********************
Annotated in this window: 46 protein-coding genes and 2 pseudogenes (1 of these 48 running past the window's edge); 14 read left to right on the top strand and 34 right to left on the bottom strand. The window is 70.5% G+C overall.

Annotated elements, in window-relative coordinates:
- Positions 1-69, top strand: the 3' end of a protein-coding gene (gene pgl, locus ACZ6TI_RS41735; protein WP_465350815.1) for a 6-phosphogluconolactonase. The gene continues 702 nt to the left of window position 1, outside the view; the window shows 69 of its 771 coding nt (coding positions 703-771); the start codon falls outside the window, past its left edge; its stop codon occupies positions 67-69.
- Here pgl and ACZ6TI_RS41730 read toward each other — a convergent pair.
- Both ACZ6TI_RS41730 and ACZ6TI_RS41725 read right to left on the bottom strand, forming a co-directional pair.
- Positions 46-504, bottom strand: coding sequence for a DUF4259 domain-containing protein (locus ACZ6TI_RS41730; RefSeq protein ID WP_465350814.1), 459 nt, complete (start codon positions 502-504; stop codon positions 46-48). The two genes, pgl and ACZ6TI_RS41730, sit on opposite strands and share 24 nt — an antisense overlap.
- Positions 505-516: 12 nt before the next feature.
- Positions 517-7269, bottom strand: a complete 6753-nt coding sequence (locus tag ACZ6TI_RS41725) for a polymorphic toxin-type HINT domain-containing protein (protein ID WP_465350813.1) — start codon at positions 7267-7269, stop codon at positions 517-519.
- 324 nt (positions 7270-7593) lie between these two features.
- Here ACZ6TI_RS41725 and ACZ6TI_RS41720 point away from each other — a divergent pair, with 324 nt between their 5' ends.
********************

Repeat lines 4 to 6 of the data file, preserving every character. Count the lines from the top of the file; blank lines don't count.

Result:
- Here pgl and ACZ6TI_RS41730 read toward each other — a convergent pair.
- Both ACZ6TI_RS41730 and ACZ6TI_RS41725 read right to left on the bottom strand, forming a co-directional pair.
- Positions 46-504, bottom strand: coding sequence for a DUF4259 domain-containing protein (locus ACZ6TI_RS41730; RefSeq protein ID WP_465350814.1), 459 nt, complete (start codon positions 502-504; stop codon positions 46-48). The two genes, pgl and ACZ6TI_RS41730, sit on opposite strands and share 24 nt — an antisense overlap.